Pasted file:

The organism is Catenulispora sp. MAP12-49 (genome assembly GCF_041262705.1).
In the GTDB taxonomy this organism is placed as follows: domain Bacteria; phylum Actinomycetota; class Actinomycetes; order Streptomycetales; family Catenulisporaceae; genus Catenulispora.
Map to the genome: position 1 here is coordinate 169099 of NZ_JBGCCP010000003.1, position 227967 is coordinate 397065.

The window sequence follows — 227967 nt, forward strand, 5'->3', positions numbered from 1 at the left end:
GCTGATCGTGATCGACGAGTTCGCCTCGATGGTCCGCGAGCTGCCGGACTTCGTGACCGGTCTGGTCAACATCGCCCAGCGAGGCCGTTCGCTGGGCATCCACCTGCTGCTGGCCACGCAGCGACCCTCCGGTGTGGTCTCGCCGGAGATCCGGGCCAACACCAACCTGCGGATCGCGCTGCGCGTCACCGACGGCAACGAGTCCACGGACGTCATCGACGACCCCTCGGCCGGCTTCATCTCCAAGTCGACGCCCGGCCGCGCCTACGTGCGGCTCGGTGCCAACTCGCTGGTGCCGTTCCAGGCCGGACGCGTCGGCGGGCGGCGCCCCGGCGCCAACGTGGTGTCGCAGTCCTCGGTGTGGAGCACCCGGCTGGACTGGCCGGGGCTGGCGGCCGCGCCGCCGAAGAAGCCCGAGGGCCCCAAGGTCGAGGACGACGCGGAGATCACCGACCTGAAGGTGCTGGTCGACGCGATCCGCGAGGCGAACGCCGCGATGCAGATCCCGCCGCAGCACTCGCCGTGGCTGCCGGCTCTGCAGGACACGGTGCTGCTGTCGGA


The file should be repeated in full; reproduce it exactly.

The organism is Catenulispora sp. MAP12-49 (genome assembly GCF_041262705.1).
In the GTDB taxonomy this organism is placed as follows: domain Bacteria; phylum Actinomycetota; class Actinomycetes; order Streptomycetales; family Catenulisporaceae; genus Catenulispora.
Map to the genome: position 1 here is coordinate 169099 of NZ_JBGCCP010000003.1, position 227967 is coordinate 397065.

The window sequence follows — 227967 nt, forward strand, 5'->3', positions numbered from 1 at the left end:
GCTGATCGTGATCGACGAGTTCGCCTCGATGGTCCGCGAGCTGCCGGACTTCGTGACCGGTCTGGTCAACATCGCCCAGCGAGGCCGTTCGCTGGGCATCCACCTGCTGCTGGCCACGCAGCGACCCTCCGGTGTGGTCTCGCCGGAGATCCGGGCCAACACCAACCTGCGGATCGCGCTGCGCGTCACCGACGGCAACGAGTCCACGGACGTCATCGACGACCCCTCGGCCGGCTTCATCTCCAAGTCGACGCCCGGCCGCGCCTACGTGCGGCTCGGTGCCAACTCGCTGGTGCCGTTCCAGGCCGGACGCGTCGGCGGGCGGCGCCCCGGCGCCAACGTGGTGTCGCAGTCCTCGGTGTGGAGCACCCGGCTGGACTGGCCGGGGCTGGCGGCCGCGCCGCCGAAGAAGCCCGAGGGCCCCAAGGTCGAGGACGACGCGGAGATCACCGACCTGAAGGTGCTGGTCGACGCGATCCGCGAGGCGAACGCCGCGATGCAGATCCCGCCGCAGCACTCGCCGTGGCTGCCGGCTCTGCAGGACACGGTGCTGCTGTCGGA